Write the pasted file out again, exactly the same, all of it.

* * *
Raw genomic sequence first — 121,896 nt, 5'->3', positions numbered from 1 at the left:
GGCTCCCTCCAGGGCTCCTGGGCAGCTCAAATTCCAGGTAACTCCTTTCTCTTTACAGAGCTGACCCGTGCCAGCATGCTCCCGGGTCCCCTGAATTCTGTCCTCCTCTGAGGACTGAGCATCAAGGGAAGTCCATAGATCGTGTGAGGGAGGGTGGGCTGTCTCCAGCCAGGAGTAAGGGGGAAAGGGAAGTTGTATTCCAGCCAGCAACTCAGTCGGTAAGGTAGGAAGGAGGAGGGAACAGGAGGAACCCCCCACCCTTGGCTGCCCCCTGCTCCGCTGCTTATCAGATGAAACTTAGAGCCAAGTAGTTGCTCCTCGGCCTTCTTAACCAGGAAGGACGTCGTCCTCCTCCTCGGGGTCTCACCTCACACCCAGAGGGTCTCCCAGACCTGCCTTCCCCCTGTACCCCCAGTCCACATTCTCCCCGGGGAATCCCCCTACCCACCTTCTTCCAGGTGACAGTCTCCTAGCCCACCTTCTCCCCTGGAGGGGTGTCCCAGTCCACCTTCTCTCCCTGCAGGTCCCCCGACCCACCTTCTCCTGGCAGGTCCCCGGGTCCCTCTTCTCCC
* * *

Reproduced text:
Raw genomic sequence first — 121,896 nt, 5'->3', positions numbered from 1 at the left:
GGCTCCCTCCAGGGCTCCTGGGCAGCTCAAATTCCAGGTAACTCCTTTCTCTTTACAGAGCTGACCCGTGCCAGCATGCTCCCGGGTCCCCTGAATTCTGTCCTCCTCTGAGGACTGAGCATCAAGGGAAGTCCATAGATCGTGTGAGGGAGGGTGGGCTGTCTCCAGCCAGGAGTAAGGGGGAAAGGGAAGTTGTATTCCAGCCAGCAACTCAGTCGGTAAGGTAGGAAGGAGGAGGGAACAGGAGGAACCCCCCACCCTTGGCTGCCCCCTGCTCCGCTGCTTATCAGATGAAACTTAGAGCCAAGTAGTTGCTCCTCGGCCTTCTTAACCAGGAAGGACGTCGTCCTCCTCCTCGGGGTCTCACCTCACACCCAGAGGGTCTCCCAGACCTGCCTTCCCCCTGTACCCCCAGTCCACATTCTCCCCGGGGAATCCCCCTACCCACCTTCTTCCAGGTGACAGTCTCCTAGCCCACCTTCTCCCCTGGAGGGGTGTCCCAGTCCACCTTCTCTCCCTGCAGGTCCCCCGACCCACCTTCTCCTGGCAGGTCCCCGGGTCCCTCTTCTCCC